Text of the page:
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Commentary, sarcasm and snide remarks from a Florida resident of over thirty years. Being a glutton for punishment is a requirement for residency here. Who am I? I've been called a moonbat by Michelle Malkin, a Right Wing Nut by Daily Kos, and middle of the road by Florida blog State of Sunshine. Tell me what you think.

Friday, April 13, 2007

Florida the rules are different here Chapter XCIX

Eighty year old mule or horseshoe tracks get covered over in asphalt and preservationists are up in arms. Some how TFM thinks these people need a life. You just got to love Florida.

Linked to- Bright & Early, Bullwinkle, Woman Honor Thyself, The World According to Carl,

Note- This is the 99th chapter of Florida the rules are different here. I'll probably recap my old posts sometime this weekend. Number 100 is only days away!

ORANGE CITY -- A piece of Orange City history was black-topped Thursday.

Several mule or horseshoe tracks embedded in the concrete roadway near Dickinson Park when South Holly Avenue was paved in the mid-1920s are now covered by asphalt.

As soon as the Halifax Paving trucks showed up before 9 a.m., historical preservationists had the phone lines buzzing.

"This is something unique to the history of Orange City when concrete was used," said Al Blue, a former city councilman and preservationist. "It's in the historical district and has historical value. They should be maintained rather then covered up."

According to Blue, the concrete roads were poured in the center of town between 1926 and 1928 when Town Hall was built. Mules and horses pulled the wagons filled with stone and cement that were used to make the concrete. On occasion, the animals crossed over newly poured areas before they set and left shoe imprints.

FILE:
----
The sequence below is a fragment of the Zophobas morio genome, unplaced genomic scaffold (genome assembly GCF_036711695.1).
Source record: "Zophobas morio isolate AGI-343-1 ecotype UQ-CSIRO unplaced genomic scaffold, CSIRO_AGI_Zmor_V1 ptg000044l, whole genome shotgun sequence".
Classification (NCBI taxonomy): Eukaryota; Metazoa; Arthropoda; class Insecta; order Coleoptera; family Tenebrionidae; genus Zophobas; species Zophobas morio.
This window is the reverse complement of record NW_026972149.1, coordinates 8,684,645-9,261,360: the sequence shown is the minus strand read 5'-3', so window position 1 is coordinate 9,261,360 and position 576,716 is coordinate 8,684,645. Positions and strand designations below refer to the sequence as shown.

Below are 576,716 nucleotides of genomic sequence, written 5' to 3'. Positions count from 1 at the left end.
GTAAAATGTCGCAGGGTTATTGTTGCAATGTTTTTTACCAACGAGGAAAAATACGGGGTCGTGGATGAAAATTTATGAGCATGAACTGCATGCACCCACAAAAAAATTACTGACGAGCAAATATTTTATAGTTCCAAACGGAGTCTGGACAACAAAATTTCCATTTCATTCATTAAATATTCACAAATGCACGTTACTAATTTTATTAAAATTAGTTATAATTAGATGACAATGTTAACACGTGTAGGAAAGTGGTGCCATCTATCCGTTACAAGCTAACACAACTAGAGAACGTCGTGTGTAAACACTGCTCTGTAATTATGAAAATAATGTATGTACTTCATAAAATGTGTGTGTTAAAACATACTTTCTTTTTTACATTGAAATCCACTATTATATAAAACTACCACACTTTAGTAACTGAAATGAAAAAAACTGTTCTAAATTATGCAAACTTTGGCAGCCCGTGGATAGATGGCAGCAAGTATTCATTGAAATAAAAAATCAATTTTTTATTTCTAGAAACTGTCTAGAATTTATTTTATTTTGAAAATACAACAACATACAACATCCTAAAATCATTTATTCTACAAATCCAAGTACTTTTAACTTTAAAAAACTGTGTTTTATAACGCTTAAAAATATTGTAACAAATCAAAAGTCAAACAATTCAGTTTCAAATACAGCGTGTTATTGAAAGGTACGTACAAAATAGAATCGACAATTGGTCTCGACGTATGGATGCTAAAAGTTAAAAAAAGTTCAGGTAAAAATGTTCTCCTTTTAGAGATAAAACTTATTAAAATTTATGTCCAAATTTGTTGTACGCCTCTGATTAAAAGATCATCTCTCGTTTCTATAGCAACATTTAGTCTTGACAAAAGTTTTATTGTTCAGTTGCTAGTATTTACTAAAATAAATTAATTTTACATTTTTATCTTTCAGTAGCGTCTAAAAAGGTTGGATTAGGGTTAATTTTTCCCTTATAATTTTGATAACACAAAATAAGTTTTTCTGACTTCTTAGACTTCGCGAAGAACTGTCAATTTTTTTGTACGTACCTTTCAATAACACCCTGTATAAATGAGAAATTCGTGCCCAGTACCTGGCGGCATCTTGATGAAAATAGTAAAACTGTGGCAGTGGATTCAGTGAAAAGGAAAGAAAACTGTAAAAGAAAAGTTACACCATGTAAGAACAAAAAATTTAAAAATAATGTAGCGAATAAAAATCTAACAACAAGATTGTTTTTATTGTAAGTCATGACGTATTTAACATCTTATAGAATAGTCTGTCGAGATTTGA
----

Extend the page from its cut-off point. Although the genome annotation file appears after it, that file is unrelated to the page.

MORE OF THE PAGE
Animal shoeprints are still visible on North Oak Avenue, and there are no plans to pave over that street.

About 10 years ago, residents successfully fought off the proposed paving of French Avenue to preserve a similar old concrete road that contains large pieces of pink and gray granite brought in from out of state, Blue said.

There was no warning or fight this time.

"I would have liked to have been told before this happened," said Gerald Morin, chairman of the city's historical preservation board. "But I'm not sure what we could have done anyway. We are an advisory board and have no powers."

City Manager John McCue said the road is in terrible condition and has been slated for resurfacing for at least two years. The resurfacing of South Holly Avenue between Graves and Blue Springs avenues is included in the city's capital improvement budget for $120,000.

"The need to improve the transportation network in the city outweighs asphalting over the mule prints," McCue said.

Resident Cal Depew, 60, disagrees.

"I remember learning to drive on all these concrete roads. I hate to see them covered up. There's nothing wrong with them," he said.


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